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The nucleus was the first organelle to be discovered, and was first described by Franz Bauer in 1802. It was later described in more detail by Scottish botanist Robert Brown in 1831 in a talk at the Linnean Society of London. Brown was studying orchids microscopically when he observed an opaque area, which he called the areola or nucleus, in the cells of the flower's outer layer.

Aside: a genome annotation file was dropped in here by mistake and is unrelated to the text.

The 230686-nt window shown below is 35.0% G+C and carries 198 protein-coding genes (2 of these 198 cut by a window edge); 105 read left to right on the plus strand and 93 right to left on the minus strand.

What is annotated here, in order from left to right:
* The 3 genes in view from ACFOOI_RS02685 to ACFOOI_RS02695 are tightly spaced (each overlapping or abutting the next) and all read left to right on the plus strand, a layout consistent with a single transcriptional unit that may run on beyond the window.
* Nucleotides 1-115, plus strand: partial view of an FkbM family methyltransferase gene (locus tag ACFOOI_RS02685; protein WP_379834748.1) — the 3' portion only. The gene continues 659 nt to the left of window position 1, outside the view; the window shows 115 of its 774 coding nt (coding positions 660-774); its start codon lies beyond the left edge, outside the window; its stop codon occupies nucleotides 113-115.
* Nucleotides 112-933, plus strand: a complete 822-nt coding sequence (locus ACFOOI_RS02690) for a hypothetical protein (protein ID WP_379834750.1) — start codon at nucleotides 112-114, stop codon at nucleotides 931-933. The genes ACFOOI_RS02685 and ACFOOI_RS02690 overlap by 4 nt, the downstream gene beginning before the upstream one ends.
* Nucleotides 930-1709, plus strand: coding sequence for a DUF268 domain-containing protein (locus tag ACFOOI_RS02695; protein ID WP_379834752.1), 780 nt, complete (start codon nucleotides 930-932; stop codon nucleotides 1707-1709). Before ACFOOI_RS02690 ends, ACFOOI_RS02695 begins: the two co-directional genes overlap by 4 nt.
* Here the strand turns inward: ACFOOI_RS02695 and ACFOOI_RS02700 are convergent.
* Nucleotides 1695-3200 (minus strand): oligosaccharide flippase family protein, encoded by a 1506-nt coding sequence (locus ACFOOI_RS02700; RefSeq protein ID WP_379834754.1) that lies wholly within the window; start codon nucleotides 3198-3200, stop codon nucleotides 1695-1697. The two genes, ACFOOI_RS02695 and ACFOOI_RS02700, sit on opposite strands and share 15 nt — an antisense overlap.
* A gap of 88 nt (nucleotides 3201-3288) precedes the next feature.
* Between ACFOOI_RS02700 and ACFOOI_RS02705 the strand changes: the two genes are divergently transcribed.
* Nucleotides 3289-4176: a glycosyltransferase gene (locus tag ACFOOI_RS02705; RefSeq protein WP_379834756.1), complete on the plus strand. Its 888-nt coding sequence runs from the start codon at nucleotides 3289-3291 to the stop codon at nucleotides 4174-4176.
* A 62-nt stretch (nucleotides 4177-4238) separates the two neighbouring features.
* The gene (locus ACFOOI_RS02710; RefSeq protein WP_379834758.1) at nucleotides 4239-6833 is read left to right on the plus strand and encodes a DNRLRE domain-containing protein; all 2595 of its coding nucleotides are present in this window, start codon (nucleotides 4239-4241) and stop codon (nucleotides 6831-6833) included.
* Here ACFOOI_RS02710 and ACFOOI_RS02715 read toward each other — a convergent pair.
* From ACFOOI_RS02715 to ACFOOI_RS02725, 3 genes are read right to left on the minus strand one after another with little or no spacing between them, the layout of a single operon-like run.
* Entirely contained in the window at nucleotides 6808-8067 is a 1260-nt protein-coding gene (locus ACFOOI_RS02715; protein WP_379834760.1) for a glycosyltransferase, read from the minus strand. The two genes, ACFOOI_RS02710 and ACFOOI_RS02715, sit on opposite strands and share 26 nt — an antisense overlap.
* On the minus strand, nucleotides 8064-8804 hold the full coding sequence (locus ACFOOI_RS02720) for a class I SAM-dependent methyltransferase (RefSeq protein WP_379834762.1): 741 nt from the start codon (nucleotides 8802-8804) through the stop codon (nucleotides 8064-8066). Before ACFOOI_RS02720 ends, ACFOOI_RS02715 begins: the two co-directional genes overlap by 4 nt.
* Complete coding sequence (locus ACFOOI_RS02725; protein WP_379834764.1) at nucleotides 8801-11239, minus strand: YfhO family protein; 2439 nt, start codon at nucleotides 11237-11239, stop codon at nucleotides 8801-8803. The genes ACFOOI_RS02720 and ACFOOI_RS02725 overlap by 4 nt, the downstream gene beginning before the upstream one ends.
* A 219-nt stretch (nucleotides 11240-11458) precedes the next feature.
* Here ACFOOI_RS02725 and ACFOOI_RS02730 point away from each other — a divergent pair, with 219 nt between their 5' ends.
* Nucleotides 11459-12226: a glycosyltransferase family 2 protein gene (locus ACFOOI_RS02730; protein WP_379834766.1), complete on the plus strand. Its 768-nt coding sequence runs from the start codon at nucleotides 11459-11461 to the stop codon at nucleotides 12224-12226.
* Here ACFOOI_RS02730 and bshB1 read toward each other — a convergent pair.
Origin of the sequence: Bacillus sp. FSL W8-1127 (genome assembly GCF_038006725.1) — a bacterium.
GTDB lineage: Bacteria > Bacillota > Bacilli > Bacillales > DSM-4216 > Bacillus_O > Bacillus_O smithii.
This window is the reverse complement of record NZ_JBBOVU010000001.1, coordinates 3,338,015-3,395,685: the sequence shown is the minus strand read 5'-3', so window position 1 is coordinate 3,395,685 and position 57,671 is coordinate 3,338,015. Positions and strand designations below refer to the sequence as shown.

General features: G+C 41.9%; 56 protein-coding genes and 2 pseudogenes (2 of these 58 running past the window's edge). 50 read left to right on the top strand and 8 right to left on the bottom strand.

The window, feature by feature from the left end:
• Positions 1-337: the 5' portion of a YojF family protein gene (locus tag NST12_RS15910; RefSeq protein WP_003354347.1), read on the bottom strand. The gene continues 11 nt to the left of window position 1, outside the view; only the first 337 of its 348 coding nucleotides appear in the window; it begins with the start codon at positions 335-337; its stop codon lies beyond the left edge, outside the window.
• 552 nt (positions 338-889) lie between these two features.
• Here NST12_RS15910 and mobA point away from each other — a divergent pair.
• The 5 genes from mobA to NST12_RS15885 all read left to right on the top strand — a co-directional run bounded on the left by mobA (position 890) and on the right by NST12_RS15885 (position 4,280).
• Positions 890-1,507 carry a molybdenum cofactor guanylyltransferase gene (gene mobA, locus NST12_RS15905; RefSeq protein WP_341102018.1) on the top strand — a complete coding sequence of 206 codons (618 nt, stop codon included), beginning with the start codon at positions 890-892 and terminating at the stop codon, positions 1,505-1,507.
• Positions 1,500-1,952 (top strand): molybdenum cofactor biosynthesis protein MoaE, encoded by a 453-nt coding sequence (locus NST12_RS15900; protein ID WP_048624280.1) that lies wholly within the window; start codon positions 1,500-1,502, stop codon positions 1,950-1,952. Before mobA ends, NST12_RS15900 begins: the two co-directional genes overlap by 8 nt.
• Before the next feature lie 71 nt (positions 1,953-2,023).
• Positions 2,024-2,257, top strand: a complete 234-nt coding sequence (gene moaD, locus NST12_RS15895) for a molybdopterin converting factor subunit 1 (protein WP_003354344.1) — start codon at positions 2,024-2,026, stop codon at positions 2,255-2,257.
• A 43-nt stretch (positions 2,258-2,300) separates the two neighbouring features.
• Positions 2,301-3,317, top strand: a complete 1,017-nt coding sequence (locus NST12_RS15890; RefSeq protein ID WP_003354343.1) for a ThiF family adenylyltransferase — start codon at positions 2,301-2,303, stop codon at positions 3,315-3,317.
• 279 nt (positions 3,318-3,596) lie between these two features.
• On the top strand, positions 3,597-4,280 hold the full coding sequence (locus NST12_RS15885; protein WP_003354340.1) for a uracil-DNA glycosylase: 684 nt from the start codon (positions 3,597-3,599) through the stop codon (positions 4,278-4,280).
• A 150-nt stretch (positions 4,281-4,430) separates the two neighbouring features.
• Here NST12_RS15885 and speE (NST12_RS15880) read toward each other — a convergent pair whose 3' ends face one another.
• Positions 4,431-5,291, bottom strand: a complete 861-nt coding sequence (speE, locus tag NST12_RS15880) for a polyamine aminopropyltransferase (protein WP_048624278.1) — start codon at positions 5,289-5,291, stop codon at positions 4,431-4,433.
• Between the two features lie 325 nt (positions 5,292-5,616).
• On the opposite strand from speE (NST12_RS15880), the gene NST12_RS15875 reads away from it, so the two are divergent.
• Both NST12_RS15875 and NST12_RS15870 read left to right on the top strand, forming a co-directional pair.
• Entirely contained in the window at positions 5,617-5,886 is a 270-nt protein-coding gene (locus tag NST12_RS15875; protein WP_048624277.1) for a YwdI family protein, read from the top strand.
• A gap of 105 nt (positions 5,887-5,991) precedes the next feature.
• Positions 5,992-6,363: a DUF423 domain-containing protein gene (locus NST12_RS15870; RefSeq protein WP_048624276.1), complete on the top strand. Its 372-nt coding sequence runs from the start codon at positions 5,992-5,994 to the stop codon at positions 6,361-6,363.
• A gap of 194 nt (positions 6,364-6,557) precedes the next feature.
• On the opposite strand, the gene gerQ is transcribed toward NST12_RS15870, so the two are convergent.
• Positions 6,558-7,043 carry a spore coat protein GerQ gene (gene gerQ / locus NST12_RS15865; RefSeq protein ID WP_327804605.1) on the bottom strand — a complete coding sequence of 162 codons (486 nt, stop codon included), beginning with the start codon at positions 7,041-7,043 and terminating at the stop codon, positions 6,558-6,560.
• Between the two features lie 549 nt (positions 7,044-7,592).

In cell biology, the nucleus is a membrane-enclosed organelle found in most eukaryotic cells. It contains most of the cell's genetic material, organized as multiple long linear DNA molecules in complex with a large variety of proteins, such as histones, to form chromosomes. The genes within these chromosomes are the cell's nuclear genome. The function of the nucleus is to maintain the integrity of these genes and to control the activities of the cell by regulating